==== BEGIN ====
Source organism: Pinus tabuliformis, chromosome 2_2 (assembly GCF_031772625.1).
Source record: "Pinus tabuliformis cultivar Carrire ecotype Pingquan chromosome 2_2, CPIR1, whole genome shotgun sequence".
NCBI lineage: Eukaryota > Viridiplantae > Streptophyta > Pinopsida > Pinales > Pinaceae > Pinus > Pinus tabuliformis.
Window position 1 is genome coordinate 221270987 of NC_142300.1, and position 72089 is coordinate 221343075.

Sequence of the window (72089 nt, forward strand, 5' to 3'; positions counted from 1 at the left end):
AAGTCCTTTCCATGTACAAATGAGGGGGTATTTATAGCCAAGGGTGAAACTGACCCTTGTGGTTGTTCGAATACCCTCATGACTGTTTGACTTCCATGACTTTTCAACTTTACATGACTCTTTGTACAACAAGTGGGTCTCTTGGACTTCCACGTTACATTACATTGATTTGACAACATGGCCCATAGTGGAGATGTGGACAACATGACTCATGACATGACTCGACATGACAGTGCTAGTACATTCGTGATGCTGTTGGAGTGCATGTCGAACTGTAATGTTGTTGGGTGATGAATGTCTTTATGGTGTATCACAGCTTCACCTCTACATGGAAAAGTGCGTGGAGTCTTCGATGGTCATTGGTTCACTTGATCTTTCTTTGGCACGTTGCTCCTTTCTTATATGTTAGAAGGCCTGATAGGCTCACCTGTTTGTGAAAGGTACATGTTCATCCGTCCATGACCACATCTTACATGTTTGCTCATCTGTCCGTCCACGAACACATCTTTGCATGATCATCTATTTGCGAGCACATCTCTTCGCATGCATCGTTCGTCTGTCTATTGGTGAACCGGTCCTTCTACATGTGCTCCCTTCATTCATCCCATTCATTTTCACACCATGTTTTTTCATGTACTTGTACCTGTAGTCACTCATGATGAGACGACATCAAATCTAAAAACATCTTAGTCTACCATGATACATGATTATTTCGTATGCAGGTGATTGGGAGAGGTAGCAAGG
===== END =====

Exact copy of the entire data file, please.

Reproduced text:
Source organism: Pinus tabuliformis, chromosome 2_2 (assembly GCF_031772625.1).
Source record: "Pinus tabuliformis cultivar Carrire ecotype Pingquan chromosome 2_2, CPIR1, whole genome shotgun sequence".
NCBI lineage: Eukaryota > Viridiplantae > Streptophyta > Pinopsida > Pinales > Pinaceae > Pinus > Pinus tabuliformis.
Window position 1 is genome coordinate 221270987 of NC_142300.1, and position 72089 is coordinate 221343075.

Sequence of the window (72089 nt, forward strand, 5' to 3'; positions counted from 1 at the left end):
AAGTCCTTTCCATGTACAAATGAGGGGGTATTTATAGCCAAGGGTGAAACTGACCCTTGTGGTTGTTCGAATACCCTCATGACTGTTTGACTTCCATGACTTTTCAACTTTACATGACTCTTTGTACAACAAGTGGGTCTCTTGGACTTCCACGTTACATTACATTGATTTGACAACATGGCCCATAGTGGAGATGTGGACAACATGACTCATGACATGACTCGACATGACAGTGCTAGTACATTCGTGATGCTGTTGGAGTGCATGTCGAACTGTAATGTTGTTGGGTGATGAATGTCTTTATGGTGTATCACAGCTTCACCTCTACATGGAAAAGTGCGTGGAGTCTTCGATGGTCATTGGTTCACTTGATCTTTCTTTGGCACGTTGCTCCTTTCTTATATGTTAGAAGGCCTGATAGGCTCACCTGTTTGTGAAAGGTACATGTTCATCCGTCCATGACCACATCTTACATGTTTGCTCATCTGTCCGTCCACGAACACATCTTTGCATGATCATCTATTTGCGAGCACATCTCTTCGCATGCATCGTTCGTCTGTCTATTGGTGAACCGGTCCTTCTACATGTGCTCCCTTCATTCATCCCATTCATTTTCACACCATGTTTTTTCATGTACTTGTACCTGTAGTCACTCATGATGAGACGACATCAAATCTAAAAACATCTTAGTCTACCATGATACATGATTATTTCGTATGCAGGTGATTGGGAGAGGTAGCAAGG